Despite repeated requests and international pressure, General Musharraf has taken no action against the most wanted list of 20 terrorists whom Pakistan is harbouring. As such, Pakistan is in clear defiance of UN resolution 1373 that mandates all member countries to refrain from giving any support to terrorist groups.

In the light of those facts, when the Foreign Secretary travels to the region next week, he should do so with the clear understanding that India, whose people are under constant terrorist threat and whose very Parliament has been attacked by Pakistan-sponsored terrorists, will find it strange to hear Britain and the US, who launched their own war on international terrorism, plead with India to show yet more restraint.

India has shown remarkable restraint, but the assassination of Abdul Gani Lone, the Muslim leader of the Hurriyat conference, by ISI-sponsored Islamic terrorists based in Pakistan has pushed that restrained to its limit. Abdul Gani Lone was no friend of the Indian Government; he wanted autonomy for the people of Kashmir, but he made what, for him, became two fatal commitments. He committed himself to the democratic process and wanted to contest the Kashmir state elections for the legislative assembly later this year. He also committed himself and his party to do so without foreign interference. For those two commitments, his son said that the ISI sponsored his assassination.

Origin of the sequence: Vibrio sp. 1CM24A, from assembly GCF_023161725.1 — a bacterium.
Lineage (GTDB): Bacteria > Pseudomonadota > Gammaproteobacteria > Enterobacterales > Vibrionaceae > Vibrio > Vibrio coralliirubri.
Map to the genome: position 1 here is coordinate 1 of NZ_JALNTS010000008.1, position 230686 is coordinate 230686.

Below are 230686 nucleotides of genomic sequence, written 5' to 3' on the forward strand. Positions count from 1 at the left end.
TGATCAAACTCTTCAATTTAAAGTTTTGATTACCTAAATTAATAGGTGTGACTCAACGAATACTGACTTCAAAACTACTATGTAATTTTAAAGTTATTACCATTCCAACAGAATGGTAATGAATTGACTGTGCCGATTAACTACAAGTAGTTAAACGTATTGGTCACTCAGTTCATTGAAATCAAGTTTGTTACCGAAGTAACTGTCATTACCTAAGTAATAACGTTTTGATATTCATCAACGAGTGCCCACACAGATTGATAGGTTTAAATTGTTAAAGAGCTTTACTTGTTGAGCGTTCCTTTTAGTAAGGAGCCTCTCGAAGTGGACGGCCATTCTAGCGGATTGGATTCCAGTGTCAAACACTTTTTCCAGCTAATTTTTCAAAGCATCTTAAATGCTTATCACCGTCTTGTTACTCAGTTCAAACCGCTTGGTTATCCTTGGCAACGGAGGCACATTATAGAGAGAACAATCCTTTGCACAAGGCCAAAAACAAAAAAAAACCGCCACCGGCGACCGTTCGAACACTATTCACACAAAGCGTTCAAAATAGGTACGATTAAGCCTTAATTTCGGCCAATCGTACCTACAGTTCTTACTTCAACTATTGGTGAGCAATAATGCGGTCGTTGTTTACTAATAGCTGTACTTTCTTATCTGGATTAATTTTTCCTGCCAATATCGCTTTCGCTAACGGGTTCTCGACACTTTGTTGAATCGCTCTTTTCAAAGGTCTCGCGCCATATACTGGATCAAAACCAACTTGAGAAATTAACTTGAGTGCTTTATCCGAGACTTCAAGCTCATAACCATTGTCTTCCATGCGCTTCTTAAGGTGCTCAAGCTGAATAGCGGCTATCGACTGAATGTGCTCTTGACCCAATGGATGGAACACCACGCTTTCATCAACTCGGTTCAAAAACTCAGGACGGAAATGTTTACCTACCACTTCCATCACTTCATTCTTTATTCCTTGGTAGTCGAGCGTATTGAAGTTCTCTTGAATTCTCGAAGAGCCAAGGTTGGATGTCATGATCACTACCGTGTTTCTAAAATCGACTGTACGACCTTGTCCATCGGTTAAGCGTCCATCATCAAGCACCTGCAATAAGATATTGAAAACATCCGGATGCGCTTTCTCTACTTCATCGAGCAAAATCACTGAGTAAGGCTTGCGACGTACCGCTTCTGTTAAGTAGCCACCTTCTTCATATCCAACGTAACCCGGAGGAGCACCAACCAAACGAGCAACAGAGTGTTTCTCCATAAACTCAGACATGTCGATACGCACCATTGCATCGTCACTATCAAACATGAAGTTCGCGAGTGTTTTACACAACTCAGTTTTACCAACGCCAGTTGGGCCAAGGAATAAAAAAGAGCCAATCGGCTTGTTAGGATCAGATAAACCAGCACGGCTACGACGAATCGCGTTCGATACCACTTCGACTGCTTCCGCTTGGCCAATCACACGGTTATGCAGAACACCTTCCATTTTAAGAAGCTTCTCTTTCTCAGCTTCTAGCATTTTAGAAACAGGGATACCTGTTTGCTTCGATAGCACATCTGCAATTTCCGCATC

The snows are melting in Kashmir, but positions are hardening. When the Foreign Secretary arrives in the region, he must make it clear to General Musharraf that the words of 12 January are not enough. He must insist on the following essential actions. First, Pakistan must declare that it, too, will adopt a no first use policy in relation to its nuclear arsenal. Secondly, Pakistan must arrest and imprison or deport the 20 terrorists on India's most wanted list. Thirdly, Pakistan must close all 75 active terrorist training camps on the Kashmir border. Fourthly, Pakistan must arrest and put on trial the leaders of the terrorist groups. Fifthly, Pakistan must arrest the al-Qaeda terrorists now stationed in those camps.

Unless our Foreign Secretary makes these points clear to General Musharraf, and unless the general acts positively on each one of them, the world cannot express its surprise if its largest democracy acts to defend its Parliament, its legislative assembly and its citizens, 60,000 of whom have already lost their lives to terrorism.

I welcome Prime Minister Vajpayee's statement today that India will suspend a decision on war for a period of some weeks. During that period, I trust that General Musharraf will reflect on the foundations of his faith. After the battle of Khyber, the Prophet Mohammed—peace be to his name—stated that the jihad-e-asghar, the small jihad was over, but proclaimed that the jihad-e-akbar, the greater jihad, had begun. He meant that the military conflict was over but the most important conflict was the one against illiteracy and poverty.

Between them, India and Pakistan have more than 40 per cent. of the world's poor. We must all pray that the jihad-e-ashgar, the small war against each other, will be defused and abandoned so that the jihad-e-akbar, the great war on poverty, can be won for both of their peoples.

24 May 2002 : Column 552

Next Section

IndexHome Page